Don’t expect a clear and well-defined vision overnight—envisioning your life and determining the course you will follow requires time, and reflection. You need to cultivate vision and perspective, and you also need to apply logic and planning for the practical application of your vision. Your best vision blossoms from your dreams, hopes, and aspirations. It will resonate with your values and ideals, and will generate energy and enthusiasm to help strengthen your commitment to explore the possibilities of your life.

    What Do You Want?

    The question sounds deceptively simple, but it’s often the most difficult to answer. Allowing yourself to explore your deepest desires can be very frightening. You may also not think you have the time to consider something as fanciful as what you want out of life, but it’s important to remind yourself that a life of fulfillment does not usually happen by chance, but by design.

    It’s helpful to ask some thought-provoking questions to help you discover the possibilities of what you want out of life. Consider every aspect of your life, personal and professional, tangible and intangible. Contemplate all the important areas, family and friends, career and success, health and quality of life, spiritual connection and personal growth, and don’t forget about fun and enjoyment.

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    Some tips to guide you:

    • Remember to ask why you want certain things
    • Think about what you want, not on what you don’t want.
    • Give yourself permission to dream.
    • Be creative. Consider ideas that you never thought possible.
    • Focus on your wishes, not what others expect of you.

    Some questions to start your exploration:

    • What really matters to you in life? Not what should matter, what does matter.
    • What would you like to have more of in your life?
    • Set aside money for a moment; what do you want in your career?
    • What are your secret passions and dreams?
    • What would bring more joy and happiness into your life?
    • What do you want your relationships to be like?
    • What qualities would you like to develop?
    • What are your values? What issues do you care about?
    • What are your talents? What’s special about you?
    • What would you most like to accomplish?
    • What would legacy would you like to leave behind?

    It may be helpful to write your thoughts down in a journal or creative vision board if you’re the creative type. Add your own questions, and ask others what they want out of life. Relax and make this exercise fun. You may want to set your answers aside for a while and come back to them later to see if any have changed or if you have anything to add.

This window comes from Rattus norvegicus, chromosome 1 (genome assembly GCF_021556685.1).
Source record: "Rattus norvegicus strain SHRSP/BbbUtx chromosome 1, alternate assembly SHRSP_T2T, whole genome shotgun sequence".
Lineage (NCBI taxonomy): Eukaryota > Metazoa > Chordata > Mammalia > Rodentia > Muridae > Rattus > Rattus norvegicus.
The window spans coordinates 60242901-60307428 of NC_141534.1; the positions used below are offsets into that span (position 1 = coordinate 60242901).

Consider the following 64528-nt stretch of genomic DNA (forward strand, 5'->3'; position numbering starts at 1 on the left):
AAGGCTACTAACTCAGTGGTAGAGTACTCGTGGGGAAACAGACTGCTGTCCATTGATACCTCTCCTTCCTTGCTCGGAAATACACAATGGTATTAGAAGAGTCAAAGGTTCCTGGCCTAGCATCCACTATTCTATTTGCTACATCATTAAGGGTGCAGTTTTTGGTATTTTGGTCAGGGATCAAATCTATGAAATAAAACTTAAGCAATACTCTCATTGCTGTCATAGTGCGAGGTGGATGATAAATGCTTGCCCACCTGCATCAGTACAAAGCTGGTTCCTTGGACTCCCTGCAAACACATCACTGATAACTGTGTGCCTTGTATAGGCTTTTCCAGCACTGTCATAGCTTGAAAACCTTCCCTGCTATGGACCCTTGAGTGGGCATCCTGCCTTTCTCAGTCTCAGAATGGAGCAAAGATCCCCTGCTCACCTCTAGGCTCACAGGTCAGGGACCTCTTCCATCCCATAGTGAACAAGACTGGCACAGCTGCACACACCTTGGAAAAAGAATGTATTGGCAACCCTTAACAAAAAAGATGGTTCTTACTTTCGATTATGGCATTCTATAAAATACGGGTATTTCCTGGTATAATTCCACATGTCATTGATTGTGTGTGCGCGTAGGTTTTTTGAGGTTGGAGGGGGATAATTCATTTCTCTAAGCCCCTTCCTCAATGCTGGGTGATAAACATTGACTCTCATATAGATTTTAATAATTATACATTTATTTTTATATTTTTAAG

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    What Would Your Best Life Look Like?

    Describe your ideal life in detail. Allow yourself to dream and imagine, and create a vivid picture. If you can’t visualize a picture, focus on how your best life would feel. If you find it difficult to envision your life 20 or 30 years from now, start with five years—even a few years into the future will give you a place to start. What you see may surprise you. Set aside preconceived notions. This is your chance to dream and fantasize.

    A few prompts to get you started:

    • What will you have accomplished already?
    • How will you feel about yourself?
    • What kind of people are in your life? How do you feel about them?
    • What does your ideal day look like?
    • Where are you? Where do you live? Think specifics, what city, state, or country, type of community, house or an apartment, style and atmosphere.
    • What would you be doing?
    • Are you with another person, a group of people, or are you by yourself?
    • How are you dressed?
    • What’s your state of mind? Happy or sad? Contented or frustrated?
    • What does your physical body look like? How do you feel about that?
    • Does your best life make you smile and make your heart sing? If it doesn’t, dig deeper, dream bigger.

    It’s important to focus on the result, or at least a way-point in your life. Don’t think about the process for getting there yet—that’s the next stepGive yourself permission to revisit this vision every day, even if only for a few minutes. Keep your vision alive and in the front of your mind.

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    Plan Backwards

    It may sound counter-intuitive to plan backwards rather than forwards, but when you’re planning your life from the end result, it’s often more useful to consider the last step and work your way back to the first. This is actually a valuable and practical strategy for making your vision a reality.

    • What’s the last thing that would’ve had to happen to achieve your best life?
    • What’s the most important choice you would’ve had to make?
    • What would you have needed to learn along the way?
    • What important actions would you have had to take?
    • What beliefs would you have needed to change?
    • What habits or behaviors would you have had to cultivate?
    • What type of support would you have had to enlist?
    • How long will it have taken you to realize your best life?
    • What steps or milestones would you have needed to reach along the way?

    Now it’s time to think about your first step, and the next step after that. Ponder the gap between where you are now and where you want to be in the future. It may seem impossible, but it’s quite achievable if you take it step-by-step.

    It’s important to revisit this vision from time to time. Don’t be surprised if your answers to the questions, your technicolor vision, and the resulting plans change. That can actually be a very good thing; as you change in unforeseeable ways, the best life you envision will change as well. For now, it’s important to use the process, create your vision, and take the first step towards making that vision a reality.

    Featured photo credit: Matt Noble via unsplash.com